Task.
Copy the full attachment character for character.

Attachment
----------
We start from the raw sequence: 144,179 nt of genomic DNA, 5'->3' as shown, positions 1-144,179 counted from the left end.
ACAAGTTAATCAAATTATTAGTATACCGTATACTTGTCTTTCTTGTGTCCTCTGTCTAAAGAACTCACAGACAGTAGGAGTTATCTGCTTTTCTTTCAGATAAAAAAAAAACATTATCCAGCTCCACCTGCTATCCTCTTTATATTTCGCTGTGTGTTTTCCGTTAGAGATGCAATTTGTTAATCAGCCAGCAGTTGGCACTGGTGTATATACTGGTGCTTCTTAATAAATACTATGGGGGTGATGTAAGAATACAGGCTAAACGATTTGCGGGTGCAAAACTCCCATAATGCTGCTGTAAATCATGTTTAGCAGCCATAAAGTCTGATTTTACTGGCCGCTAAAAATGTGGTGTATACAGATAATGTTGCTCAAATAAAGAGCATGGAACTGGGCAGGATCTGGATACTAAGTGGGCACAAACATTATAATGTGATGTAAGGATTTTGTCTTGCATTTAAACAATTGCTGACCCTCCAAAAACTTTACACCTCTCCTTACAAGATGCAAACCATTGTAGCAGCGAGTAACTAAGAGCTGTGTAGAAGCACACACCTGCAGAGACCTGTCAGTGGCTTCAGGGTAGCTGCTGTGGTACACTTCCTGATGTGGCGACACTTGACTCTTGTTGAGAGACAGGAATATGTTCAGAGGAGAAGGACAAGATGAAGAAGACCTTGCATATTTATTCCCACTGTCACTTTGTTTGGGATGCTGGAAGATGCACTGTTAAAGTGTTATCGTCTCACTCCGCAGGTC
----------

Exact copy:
We start from the raw sequence: 144,179 nt of genomic DNA, 5'->3' as shown, positions 1-144,179 counted from the left end.
ACAAGTTAATCAAATTATTAGTATACCGTATACTTGTCTTTCTTGTGTCCTCTGTCTAAAGAACTCACAGACAGTAGGAGTTATCTGCTTTTCTTTCAGATAAAAAAAAAACATTATCCAGCTCCACCTGCTATCCTCTTTATATTTCGCTGTGTGTTTTCCGTTAGAGATGCAATTTGTTAATCAGCCAGCAGTTGGCACTGGTGTATATACTGGTGCTTCTTAATAAATACTATGGGGGTGATGTAAGAATACAGGCTAAACGATTTGCGGGTGCAAAACTCCCATAATGCTGCTGTAAATCATGTTTAGCAGCCATAAAGTCTGATTTTACTGGCCGCTAAAAATGTGGTGTATACAGATAATGTTGCTCAAATAAAGAGCATGGAACTGGGCAGGATCTGGATACTAAGTGGGCACAAACATTATAATGTGATGTAAGGATTTTGTCTTGCATTTAAACAATTGCTGACCCTCCAAAAACTTTACACCTCTCCTTACAAGATGCAAACCATTGTAGCAGCGAGTAACTAAGAGCTGTGTAGAAGCACACACCTGCAGAGACCTGTCAGTGGCTTCAGGGTAGCTGCTGTGGTACACTTCCTGATGTGGCGACACTTGACTCTTGTTGAGAGACAGGAATATGTTCAGAGGAGAAGGACAAGATGAAGAAGACCTTGCATATTTATTCCCACTGTCACTTTGTTTGGGATGCTGGAAGATGCACTGTTAAAGTGTTATCGTCTCACTCCGCAGGTC